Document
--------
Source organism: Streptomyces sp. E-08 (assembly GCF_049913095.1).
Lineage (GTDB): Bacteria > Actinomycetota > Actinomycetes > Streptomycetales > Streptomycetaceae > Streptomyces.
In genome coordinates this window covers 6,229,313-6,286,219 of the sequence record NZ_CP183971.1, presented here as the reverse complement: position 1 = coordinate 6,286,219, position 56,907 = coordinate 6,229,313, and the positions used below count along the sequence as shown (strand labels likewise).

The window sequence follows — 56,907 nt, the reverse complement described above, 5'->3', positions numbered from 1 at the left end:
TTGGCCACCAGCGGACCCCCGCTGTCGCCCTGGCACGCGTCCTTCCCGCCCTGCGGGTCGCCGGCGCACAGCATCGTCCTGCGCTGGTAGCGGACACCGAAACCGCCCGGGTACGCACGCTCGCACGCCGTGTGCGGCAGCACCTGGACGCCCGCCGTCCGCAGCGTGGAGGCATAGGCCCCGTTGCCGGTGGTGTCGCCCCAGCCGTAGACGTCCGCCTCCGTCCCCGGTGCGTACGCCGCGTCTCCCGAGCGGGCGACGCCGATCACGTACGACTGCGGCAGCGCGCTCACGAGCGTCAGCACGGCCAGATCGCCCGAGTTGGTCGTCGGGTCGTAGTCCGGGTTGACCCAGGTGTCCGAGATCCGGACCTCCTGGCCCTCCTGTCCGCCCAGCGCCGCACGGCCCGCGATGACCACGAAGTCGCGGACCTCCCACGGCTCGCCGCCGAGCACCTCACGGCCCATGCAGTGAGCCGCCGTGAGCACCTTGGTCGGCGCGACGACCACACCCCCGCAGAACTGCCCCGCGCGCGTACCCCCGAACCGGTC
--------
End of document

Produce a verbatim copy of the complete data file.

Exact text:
Source organism: Streptomyces sp. E-08 (assembly GCF_049913095.1).
Lineage (GTDB): Bacteria > Actinomycetota > Actinomycetes > Streptomycetales > Streptomycetaceae > Streptomyces.
In genome coordinates this window covers 6,229,313-6,286,219 of the sequence record NZ_CP183971.1, presented here as the reverse complement: position 1 = coordinate 6,286,219, position 56,907 = coordinate 6,229,313, and the positions used below count along the sequence as shown (strand labels likewise).

The window sequence follows — 56,907 nt, the reverse complement described above, 5'->3', positions numbered from 1 at the left end:
TTGGCCACCAGCGGACCCCCGCTGTCGCCCTGGCACGCGTCCTTCCCGCCCTGCGGGTCGCCGGCGCACAGCATCGTCCTGCGCTGGTAGCGGACACCGAAACCGCCCGGGTACGCACGCTCGCACGCCGTGTGCGGCAGCACCTGGACGCCCGCCGTCCGCAGCGTGGAGGCATAGGCCCCGTTGCCGGTGGTGTCGCCCCAGCCGTAGACGTCCGCCTCCGTCCCCGGTGCGTACGCCGCGTCTCCCGAGCGGGCGACGCCGATCACGTACGACTGCGGCAGCGCGCTCACGAGCGTCAGCACGGCCAGATCGCCCGAGTTGGTCGTCGGGTCGTAGTCCGGGTTGACCCAGGTGTCCGAGATCCGGACCTCCTGGCCCTCCTGTCCGCCCAGCGCCGCACGGCCCGCGATGACCACGAAGTCGCGGACCTCCCACGGCTCGCCGCCGAGCACCTCACGGCCCATGCAGTGAGCCGCCGTGAGCACCTTGGTCGGCGCGACGACCACACCCCCGCAGAACTGCCCCGCGCGCGTACCCCCGAACCGGTC